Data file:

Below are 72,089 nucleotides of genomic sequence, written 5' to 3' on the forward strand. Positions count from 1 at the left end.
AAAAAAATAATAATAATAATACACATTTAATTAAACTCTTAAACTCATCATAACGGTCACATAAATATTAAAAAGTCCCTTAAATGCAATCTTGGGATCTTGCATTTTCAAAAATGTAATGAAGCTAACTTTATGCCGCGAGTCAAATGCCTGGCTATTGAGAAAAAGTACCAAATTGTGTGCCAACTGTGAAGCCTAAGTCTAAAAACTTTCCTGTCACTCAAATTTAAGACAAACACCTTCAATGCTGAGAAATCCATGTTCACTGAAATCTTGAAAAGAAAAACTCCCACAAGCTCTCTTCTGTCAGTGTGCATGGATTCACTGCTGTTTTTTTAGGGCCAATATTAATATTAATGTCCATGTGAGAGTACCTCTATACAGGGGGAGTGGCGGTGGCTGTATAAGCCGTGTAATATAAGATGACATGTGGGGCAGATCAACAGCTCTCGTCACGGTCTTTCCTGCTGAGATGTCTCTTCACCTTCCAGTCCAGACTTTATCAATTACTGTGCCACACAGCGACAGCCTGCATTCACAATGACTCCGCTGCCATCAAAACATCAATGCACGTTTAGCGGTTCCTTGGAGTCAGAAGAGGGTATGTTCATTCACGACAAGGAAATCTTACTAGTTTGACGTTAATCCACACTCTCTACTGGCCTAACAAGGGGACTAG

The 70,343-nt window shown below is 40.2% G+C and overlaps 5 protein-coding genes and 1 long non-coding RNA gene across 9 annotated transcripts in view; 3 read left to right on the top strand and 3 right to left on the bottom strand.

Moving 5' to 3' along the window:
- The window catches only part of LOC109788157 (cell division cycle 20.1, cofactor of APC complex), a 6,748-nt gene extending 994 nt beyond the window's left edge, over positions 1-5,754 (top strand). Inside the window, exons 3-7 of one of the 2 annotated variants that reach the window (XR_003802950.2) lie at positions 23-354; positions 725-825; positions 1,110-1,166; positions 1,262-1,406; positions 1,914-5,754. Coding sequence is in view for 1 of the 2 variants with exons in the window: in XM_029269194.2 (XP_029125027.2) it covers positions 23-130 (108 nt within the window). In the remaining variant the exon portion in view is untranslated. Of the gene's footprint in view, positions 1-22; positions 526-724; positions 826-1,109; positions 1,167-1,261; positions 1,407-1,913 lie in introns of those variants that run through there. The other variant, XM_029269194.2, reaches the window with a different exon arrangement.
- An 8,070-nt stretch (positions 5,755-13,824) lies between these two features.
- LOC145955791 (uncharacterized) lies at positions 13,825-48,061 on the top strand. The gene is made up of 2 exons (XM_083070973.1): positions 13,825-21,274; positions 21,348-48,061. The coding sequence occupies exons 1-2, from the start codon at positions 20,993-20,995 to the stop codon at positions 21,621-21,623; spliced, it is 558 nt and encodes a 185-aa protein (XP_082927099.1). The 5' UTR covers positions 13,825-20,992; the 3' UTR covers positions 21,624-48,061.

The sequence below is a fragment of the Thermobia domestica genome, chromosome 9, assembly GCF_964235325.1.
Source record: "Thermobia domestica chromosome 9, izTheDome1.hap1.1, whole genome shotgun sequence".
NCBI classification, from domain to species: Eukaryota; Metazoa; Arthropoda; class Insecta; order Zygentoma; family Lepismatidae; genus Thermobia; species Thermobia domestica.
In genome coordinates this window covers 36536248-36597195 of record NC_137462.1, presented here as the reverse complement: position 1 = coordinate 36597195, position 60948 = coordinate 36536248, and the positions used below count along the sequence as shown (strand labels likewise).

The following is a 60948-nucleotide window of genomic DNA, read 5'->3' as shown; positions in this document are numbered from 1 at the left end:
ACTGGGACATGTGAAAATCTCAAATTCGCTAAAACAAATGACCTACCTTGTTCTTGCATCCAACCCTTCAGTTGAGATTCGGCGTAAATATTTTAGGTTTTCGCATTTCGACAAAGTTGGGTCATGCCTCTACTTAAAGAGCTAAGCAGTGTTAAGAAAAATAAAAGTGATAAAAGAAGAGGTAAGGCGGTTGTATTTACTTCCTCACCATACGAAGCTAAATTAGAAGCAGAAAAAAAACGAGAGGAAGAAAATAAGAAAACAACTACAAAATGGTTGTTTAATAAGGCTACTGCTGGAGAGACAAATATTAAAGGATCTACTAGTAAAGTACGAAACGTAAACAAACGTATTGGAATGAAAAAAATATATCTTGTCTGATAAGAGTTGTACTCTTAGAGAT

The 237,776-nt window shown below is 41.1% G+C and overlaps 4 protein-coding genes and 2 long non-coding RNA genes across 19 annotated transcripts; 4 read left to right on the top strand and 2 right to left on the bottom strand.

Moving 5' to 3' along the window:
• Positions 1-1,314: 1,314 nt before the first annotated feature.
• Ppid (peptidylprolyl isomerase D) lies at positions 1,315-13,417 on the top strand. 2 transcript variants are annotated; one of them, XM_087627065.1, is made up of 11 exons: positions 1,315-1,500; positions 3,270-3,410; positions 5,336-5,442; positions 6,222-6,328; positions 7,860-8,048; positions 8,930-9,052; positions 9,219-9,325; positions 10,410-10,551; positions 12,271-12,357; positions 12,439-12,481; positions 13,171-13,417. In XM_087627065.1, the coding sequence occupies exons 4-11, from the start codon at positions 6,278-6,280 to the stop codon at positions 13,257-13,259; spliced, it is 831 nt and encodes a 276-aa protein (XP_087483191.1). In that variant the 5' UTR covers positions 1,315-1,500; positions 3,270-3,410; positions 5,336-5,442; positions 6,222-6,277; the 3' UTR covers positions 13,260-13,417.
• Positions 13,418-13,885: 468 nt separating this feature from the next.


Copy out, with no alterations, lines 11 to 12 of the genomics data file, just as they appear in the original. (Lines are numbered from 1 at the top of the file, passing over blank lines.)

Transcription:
In genome coordinates this window covers 36536248-36597195 of record NC_137462.1, presented here as the reverse complement: position 1 = coordinate 36597195, position 60948 = coordinate 36536248, and the positions used below count along the sequence as shown (strand labels likewise).

The following is a 60948-nucleotide window of genomic DNA, read 5'->3' as shown; positions in this document are numbered from 1 at the left end: